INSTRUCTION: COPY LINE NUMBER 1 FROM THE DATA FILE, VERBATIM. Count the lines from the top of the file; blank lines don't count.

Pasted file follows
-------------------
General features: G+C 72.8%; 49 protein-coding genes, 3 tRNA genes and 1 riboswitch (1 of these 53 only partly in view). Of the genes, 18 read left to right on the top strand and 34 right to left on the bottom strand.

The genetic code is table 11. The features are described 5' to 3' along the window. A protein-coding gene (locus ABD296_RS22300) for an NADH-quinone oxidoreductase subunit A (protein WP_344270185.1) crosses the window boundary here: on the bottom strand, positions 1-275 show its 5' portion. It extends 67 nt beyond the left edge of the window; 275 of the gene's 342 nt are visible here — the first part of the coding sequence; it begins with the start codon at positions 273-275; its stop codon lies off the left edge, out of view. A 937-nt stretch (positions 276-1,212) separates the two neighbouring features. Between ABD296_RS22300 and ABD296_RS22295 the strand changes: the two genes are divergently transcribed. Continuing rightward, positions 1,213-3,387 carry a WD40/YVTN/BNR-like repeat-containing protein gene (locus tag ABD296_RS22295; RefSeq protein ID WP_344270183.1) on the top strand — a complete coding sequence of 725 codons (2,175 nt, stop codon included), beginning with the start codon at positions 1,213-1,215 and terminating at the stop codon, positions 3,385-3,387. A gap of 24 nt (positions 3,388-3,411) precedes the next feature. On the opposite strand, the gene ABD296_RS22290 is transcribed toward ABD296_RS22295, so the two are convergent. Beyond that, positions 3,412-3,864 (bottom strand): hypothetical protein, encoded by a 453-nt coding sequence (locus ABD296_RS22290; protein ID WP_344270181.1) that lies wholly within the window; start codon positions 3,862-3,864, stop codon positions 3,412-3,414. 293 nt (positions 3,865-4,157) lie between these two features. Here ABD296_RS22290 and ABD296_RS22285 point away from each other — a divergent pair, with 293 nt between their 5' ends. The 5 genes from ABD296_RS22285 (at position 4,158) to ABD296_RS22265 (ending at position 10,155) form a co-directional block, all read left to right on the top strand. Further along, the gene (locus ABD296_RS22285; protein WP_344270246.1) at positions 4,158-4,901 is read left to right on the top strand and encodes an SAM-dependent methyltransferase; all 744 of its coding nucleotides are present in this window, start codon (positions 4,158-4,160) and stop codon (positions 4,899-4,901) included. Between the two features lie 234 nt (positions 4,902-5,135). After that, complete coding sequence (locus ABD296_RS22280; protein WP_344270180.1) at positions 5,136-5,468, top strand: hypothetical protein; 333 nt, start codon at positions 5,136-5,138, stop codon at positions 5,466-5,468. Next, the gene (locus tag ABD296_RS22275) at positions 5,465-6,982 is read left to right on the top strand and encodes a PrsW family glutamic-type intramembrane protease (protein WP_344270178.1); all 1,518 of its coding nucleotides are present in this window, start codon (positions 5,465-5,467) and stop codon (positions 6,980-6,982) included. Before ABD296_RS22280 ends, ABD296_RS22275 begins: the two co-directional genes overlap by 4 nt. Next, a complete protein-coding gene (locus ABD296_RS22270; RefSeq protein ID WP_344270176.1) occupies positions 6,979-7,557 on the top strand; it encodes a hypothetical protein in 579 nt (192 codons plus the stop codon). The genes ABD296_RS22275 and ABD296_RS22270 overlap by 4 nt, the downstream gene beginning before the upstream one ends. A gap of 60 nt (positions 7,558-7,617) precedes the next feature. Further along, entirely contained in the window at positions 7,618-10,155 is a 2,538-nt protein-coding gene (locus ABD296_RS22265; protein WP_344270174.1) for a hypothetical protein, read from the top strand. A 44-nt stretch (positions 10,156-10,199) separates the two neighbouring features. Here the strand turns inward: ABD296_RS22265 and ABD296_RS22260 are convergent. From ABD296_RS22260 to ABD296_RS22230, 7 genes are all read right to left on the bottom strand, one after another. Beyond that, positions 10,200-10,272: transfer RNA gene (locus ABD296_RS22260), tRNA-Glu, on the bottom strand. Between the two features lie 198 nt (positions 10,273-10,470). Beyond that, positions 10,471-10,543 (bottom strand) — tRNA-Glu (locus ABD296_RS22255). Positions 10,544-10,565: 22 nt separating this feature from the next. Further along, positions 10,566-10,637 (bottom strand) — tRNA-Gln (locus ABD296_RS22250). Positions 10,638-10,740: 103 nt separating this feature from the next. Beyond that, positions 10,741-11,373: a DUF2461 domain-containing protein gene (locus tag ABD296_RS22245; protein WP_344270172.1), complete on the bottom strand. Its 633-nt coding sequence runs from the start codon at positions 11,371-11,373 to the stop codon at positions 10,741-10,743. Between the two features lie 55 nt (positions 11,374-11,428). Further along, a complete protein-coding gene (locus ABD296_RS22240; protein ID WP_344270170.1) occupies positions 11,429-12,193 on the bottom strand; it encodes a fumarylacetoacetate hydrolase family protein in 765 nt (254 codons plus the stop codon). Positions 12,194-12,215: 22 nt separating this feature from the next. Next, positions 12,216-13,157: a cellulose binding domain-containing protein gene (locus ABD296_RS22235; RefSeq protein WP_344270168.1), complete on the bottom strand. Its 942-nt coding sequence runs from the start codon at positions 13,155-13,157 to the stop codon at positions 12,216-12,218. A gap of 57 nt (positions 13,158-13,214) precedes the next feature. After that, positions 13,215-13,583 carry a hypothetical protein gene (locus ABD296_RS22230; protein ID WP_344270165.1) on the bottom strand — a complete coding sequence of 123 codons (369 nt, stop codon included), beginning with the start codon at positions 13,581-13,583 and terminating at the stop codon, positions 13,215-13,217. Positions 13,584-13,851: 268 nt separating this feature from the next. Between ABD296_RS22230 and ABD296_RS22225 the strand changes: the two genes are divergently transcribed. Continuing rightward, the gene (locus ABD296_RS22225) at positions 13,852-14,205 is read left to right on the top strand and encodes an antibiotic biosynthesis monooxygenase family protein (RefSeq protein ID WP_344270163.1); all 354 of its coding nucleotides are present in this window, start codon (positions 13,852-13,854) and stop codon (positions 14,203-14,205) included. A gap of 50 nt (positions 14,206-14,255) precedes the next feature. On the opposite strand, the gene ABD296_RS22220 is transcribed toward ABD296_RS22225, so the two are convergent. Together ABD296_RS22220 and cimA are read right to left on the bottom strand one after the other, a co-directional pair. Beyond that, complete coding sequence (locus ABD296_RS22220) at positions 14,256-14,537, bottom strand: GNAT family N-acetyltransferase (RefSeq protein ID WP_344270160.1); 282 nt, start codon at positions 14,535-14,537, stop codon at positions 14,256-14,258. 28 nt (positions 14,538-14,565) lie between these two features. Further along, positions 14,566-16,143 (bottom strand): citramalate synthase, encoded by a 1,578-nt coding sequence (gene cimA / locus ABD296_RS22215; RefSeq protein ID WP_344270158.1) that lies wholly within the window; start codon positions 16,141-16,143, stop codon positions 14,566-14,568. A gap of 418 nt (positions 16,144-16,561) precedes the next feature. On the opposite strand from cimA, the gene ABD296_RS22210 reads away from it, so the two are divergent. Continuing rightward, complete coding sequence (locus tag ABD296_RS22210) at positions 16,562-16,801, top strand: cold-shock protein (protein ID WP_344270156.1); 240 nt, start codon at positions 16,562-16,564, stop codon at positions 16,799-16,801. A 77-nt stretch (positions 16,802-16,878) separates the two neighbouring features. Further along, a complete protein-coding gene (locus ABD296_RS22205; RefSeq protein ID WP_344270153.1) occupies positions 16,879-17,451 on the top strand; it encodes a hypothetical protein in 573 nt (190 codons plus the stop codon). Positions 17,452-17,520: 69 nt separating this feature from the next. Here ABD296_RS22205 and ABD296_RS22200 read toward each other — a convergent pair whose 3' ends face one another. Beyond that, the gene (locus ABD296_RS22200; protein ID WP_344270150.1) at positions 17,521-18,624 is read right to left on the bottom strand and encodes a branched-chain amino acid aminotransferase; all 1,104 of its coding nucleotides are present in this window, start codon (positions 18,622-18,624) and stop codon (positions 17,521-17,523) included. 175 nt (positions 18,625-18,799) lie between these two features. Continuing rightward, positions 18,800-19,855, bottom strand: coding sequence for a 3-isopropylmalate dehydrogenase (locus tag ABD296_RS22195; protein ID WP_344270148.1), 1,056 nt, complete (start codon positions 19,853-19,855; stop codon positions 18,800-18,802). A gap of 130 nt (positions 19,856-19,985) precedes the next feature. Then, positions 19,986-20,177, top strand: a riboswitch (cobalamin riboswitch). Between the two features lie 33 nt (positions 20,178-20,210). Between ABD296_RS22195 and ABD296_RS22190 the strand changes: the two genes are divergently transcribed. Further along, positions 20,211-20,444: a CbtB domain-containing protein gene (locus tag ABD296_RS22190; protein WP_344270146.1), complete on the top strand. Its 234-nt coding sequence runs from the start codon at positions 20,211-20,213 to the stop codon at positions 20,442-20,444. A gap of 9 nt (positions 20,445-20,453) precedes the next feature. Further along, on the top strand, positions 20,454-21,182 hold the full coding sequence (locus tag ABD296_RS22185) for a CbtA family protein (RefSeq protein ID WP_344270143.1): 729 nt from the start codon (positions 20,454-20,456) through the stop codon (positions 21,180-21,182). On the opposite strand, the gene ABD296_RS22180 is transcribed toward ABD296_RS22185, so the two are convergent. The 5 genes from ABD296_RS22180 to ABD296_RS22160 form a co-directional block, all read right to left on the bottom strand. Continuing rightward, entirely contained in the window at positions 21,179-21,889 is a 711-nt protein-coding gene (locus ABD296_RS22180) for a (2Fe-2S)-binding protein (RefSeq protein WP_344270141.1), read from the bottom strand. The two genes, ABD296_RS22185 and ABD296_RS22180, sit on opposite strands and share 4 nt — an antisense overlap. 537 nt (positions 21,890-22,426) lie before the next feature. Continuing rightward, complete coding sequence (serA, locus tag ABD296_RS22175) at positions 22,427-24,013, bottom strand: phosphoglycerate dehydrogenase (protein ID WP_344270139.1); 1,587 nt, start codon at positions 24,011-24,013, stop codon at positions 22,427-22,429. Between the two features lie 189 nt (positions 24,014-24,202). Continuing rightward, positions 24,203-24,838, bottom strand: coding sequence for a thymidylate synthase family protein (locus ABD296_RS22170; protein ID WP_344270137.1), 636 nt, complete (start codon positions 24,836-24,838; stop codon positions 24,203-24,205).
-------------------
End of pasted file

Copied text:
General features: G+C 72.8%; 49 protein-coding genes, 3 tRNA genes and 1 riboswitch (1 of these 53 only partly in view). Of the genes, 18 read left to right on the top strand and 34 right to left on the bottom strand.